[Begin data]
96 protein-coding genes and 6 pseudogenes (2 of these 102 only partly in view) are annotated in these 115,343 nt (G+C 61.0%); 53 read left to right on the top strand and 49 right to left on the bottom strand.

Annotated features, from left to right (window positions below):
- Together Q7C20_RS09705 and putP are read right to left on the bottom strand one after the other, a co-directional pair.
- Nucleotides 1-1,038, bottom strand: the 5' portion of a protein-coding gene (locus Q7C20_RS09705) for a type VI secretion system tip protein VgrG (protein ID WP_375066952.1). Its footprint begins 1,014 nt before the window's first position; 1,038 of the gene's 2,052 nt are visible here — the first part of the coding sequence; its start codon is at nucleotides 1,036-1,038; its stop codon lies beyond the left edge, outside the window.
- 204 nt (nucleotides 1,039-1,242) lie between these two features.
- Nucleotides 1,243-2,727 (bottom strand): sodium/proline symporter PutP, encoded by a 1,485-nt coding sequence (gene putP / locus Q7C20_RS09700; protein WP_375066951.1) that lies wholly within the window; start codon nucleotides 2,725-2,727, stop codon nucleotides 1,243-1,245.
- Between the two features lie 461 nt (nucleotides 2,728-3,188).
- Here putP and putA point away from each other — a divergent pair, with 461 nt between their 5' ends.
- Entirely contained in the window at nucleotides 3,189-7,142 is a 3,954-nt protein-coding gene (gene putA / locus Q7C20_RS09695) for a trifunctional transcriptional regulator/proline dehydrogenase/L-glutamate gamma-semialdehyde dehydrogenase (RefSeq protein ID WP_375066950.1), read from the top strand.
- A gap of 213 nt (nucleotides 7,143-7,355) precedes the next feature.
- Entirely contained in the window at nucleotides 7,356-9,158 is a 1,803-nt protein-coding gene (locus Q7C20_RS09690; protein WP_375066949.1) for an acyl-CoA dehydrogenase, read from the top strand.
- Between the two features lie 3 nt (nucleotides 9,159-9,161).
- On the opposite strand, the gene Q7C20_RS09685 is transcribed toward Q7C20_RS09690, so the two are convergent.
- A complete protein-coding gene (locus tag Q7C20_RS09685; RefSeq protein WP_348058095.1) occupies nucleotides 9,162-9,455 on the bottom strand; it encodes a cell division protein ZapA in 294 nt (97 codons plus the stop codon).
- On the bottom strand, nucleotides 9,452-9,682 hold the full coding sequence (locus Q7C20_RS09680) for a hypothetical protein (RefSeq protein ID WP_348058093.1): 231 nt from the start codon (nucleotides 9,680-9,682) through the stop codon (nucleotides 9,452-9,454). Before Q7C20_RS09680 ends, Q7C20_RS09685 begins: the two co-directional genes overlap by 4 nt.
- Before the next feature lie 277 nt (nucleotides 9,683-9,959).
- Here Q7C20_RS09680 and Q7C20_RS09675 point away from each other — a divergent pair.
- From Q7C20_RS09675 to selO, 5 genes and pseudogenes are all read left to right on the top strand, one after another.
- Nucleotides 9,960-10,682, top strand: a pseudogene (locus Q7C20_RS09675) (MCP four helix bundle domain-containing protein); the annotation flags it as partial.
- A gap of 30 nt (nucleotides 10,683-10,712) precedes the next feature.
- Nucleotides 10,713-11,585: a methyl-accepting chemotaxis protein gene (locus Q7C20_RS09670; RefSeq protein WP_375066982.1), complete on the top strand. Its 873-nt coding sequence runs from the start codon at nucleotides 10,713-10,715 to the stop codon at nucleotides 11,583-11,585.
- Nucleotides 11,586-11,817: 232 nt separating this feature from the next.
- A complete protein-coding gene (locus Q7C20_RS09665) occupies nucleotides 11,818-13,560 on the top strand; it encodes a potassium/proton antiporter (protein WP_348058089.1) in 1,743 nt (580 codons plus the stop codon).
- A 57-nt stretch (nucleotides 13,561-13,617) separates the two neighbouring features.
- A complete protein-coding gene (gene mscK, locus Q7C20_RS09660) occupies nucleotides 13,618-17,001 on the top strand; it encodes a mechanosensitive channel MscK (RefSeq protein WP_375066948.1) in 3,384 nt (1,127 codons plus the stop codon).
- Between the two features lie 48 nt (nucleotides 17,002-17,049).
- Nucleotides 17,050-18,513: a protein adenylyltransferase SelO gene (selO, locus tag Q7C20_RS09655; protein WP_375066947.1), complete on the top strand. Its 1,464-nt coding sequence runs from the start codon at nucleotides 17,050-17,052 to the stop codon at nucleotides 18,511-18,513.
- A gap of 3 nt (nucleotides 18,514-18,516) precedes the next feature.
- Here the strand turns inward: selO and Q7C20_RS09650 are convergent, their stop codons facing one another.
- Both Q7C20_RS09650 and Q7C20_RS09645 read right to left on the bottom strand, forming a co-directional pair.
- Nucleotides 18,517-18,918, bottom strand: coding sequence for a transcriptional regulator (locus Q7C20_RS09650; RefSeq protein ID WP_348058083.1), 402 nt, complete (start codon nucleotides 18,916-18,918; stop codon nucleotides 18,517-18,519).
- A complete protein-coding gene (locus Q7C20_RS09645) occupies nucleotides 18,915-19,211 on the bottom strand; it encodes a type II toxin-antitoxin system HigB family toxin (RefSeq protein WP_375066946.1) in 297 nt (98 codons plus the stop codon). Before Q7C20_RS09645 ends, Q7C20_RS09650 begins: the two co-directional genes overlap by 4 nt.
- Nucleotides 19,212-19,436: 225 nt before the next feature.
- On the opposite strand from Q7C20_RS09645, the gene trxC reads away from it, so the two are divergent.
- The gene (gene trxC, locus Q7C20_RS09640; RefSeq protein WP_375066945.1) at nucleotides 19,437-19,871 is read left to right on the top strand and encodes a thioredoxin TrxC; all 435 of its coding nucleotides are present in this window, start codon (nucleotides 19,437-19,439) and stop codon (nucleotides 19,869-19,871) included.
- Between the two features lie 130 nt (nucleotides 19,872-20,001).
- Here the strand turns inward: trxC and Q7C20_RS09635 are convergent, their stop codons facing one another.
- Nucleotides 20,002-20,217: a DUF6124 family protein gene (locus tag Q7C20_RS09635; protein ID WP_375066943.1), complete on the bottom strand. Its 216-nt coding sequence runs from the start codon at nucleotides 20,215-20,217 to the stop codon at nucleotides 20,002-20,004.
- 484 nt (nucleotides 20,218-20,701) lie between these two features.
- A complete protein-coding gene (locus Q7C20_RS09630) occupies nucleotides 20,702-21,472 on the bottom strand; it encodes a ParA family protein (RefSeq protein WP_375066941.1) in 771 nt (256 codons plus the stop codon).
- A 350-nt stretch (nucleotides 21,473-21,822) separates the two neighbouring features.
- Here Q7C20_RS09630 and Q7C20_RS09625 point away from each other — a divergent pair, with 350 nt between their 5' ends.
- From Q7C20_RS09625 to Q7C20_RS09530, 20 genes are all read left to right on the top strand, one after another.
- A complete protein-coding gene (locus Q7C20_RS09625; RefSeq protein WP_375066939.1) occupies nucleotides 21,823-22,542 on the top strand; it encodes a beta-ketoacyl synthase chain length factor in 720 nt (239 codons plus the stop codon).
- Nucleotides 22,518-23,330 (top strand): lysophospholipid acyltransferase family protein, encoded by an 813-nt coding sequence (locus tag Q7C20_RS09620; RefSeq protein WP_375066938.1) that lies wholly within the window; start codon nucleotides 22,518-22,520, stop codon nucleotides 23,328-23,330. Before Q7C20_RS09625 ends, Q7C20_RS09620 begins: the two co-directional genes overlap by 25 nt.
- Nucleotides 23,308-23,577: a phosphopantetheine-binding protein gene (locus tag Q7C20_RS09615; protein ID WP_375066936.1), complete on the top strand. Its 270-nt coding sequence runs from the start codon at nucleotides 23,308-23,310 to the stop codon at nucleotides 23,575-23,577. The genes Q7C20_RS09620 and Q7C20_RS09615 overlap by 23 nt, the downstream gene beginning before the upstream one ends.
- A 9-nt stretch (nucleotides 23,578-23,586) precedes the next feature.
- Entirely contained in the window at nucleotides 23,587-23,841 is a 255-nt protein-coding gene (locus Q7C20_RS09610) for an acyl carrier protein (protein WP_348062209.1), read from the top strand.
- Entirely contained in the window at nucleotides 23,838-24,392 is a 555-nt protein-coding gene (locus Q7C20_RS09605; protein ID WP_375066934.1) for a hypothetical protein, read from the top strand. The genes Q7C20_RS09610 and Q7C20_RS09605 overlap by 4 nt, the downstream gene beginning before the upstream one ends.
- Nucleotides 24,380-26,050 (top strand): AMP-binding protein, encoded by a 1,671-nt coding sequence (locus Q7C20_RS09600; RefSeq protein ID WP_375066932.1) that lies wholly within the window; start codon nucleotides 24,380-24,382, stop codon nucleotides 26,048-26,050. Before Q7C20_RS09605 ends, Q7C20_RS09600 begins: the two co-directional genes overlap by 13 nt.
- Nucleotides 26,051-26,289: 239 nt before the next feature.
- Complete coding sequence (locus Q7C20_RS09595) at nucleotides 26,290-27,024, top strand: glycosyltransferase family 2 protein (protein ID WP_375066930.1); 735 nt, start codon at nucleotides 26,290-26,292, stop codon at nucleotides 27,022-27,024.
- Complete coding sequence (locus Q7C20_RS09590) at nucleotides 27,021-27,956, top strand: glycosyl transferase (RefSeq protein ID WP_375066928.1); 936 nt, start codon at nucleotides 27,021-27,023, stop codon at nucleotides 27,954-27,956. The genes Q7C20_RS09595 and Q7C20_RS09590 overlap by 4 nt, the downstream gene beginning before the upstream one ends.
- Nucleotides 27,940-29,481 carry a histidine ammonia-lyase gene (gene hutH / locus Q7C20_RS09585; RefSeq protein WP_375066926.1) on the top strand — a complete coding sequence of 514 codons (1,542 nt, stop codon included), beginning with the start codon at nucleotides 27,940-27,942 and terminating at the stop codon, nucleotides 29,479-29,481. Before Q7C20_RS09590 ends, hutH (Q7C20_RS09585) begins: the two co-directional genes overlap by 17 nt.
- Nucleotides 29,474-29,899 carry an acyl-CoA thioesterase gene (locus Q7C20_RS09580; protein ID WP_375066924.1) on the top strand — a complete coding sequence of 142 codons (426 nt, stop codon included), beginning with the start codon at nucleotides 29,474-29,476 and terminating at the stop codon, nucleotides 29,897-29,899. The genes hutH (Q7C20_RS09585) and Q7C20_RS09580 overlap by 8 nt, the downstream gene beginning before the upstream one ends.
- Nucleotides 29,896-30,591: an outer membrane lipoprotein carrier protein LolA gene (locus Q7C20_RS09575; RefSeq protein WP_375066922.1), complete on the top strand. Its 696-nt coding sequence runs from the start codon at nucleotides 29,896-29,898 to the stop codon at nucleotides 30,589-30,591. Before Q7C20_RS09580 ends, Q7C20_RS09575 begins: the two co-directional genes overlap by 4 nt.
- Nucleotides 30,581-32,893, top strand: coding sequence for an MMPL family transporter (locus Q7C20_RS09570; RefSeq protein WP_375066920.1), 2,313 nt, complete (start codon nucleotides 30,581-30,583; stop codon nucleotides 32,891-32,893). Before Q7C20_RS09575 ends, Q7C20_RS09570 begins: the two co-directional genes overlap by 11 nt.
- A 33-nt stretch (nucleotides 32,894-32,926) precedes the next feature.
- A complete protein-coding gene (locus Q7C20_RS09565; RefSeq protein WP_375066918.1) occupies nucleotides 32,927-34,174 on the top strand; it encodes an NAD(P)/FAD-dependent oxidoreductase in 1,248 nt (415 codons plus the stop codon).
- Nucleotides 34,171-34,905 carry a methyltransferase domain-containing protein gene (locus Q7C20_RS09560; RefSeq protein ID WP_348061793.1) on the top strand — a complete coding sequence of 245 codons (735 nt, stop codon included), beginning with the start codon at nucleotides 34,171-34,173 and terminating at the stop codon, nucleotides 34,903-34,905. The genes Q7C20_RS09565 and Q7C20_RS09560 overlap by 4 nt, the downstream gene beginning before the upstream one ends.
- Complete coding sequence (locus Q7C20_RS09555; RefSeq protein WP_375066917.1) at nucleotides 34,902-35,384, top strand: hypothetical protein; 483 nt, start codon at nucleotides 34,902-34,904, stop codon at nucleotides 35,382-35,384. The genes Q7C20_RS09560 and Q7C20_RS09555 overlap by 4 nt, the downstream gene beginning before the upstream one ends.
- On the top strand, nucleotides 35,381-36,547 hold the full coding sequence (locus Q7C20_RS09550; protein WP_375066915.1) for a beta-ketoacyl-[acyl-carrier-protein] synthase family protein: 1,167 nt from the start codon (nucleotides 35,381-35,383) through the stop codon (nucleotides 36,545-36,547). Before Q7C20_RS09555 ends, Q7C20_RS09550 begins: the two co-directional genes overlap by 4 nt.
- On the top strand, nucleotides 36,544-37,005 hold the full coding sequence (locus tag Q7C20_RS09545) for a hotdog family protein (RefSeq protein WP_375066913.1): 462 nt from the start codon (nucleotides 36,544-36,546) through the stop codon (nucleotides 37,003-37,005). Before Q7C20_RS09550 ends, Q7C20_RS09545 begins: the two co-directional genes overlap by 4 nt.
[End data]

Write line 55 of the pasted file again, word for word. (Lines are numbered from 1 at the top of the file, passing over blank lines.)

- Nucleotides 29,474-29,899 carry an acyl-CoA thioesterase gene (locus Q7C20_RS09580; protein ID WP_375066924.1) on the top strand — a complete coding sequence of 142 codons (426 nt, stop codon included), beginning with the start codon at nucleotides 29,474-29,476 and terminating at the stop codon, nucleotides 29,897-29,899. The genes hutH (Q7C20_RS09585) and Q7C20_RS09580 overlap by 8 nt, the downstream gene beginning before the upstream one ends.